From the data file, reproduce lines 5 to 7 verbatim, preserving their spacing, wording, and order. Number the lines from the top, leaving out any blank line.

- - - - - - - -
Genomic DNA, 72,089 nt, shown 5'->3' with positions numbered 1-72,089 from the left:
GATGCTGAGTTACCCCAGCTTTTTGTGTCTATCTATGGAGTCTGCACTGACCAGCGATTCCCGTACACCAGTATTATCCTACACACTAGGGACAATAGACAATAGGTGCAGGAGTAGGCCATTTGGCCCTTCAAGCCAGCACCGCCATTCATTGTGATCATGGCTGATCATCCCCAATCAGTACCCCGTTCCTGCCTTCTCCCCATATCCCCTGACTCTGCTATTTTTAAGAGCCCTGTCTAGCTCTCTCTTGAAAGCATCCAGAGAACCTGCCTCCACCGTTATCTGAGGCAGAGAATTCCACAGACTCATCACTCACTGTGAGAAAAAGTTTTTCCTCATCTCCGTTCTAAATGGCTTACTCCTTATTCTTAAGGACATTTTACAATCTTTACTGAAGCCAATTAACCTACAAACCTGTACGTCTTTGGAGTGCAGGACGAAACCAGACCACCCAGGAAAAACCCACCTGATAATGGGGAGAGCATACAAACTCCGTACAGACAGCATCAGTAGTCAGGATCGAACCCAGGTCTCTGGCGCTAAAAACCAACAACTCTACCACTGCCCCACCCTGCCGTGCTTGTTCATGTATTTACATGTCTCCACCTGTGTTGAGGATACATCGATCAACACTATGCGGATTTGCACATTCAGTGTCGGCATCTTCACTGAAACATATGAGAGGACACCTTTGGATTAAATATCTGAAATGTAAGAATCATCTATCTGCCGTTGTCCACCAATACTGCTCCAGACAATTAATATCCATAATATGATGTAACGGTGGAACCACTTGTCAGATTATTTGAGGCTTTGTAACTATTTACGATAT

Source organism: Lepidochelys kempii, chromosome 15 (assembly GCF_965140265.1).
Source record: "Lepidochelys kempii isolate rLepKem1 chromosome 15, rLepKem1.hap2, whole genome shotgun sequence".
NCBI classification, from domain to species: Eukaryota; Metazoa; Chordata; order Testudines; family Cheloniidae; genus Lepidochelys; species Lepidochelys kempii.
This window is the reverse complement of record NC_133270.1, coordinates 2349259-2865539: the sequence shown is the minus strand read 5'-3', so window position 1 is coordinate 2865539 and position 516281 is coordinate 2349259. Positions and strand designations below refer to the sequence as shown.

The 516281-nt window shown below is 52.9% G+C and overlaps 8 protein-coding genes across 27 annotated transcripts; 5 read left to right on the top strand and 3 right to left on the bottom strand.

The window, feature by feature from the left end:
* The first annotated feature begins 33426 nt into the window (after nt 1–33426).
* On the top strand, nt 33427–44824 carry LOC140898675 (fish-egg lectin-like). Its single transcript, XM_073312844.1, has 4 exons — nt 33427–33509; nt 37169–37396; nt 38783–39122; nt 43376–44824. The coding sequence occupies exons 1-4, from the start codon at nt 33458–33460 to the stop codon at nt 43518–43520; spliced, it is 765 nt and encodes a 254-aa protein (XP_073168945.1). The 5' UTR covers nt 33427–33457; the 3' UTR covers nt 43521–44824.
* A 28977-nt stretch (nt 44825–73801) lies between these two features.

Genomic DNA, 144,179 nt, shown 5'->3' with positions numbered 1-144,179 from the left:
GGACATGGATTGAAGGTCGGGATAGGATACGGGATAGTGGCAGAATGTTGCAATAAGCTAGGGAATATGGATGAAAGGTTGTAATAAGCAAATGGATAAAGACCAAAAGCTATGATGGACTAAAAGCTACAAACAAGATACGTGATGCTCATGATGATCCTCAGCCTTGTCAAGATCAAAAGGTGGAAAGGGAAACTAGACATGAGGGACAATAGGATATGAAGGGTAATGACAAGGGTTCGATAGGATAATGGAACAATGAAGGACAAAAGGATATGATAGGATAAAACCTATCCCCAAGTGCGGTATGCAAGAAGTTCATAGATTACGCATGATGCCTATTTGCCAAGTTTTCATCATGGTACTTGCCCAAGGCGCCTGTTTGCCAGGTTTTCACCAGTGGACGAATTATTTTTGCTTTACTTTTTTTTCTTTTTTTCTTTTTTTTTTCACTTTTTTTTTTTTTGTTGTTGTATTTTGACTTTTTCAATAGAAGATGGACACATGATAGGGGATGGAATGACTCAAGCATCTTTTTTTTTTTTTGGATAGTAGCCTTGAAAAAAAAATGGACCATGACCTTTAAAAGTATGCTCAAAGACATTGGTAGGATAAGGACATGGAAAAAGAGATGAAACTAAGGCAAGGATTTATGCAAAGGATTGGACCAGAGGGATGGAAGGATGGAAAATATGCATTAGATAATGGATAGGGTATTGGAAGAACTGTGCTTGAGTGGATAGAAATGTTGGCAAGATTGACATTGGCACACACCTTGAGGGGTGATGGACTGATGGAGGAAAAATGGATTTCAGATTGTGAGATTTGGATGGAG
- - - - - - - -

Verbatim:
NCBI classification, from domain to species: Eukaryota; Metazoa; Chordata; order Testudines; family Cheloniidae; genus Lepidochelys; species Lepidochelys kempii.
This window is the reverse complement of record NC_133270.1, coordinates 2349259-2865539: the sequence shown is the minus strand read 5'-3', so window position 1 is coordinate 2865539 and position 516281 is coordinate 2349259. Positions and strand designations below refer to the sequence as shown.

The 516281-nt window shown below is 52.9% G+C and overlaps 8 protein-coding genes across 27 annotated transcripts; 5 read left to right on the top strand and 3 right to left on the bottom strand.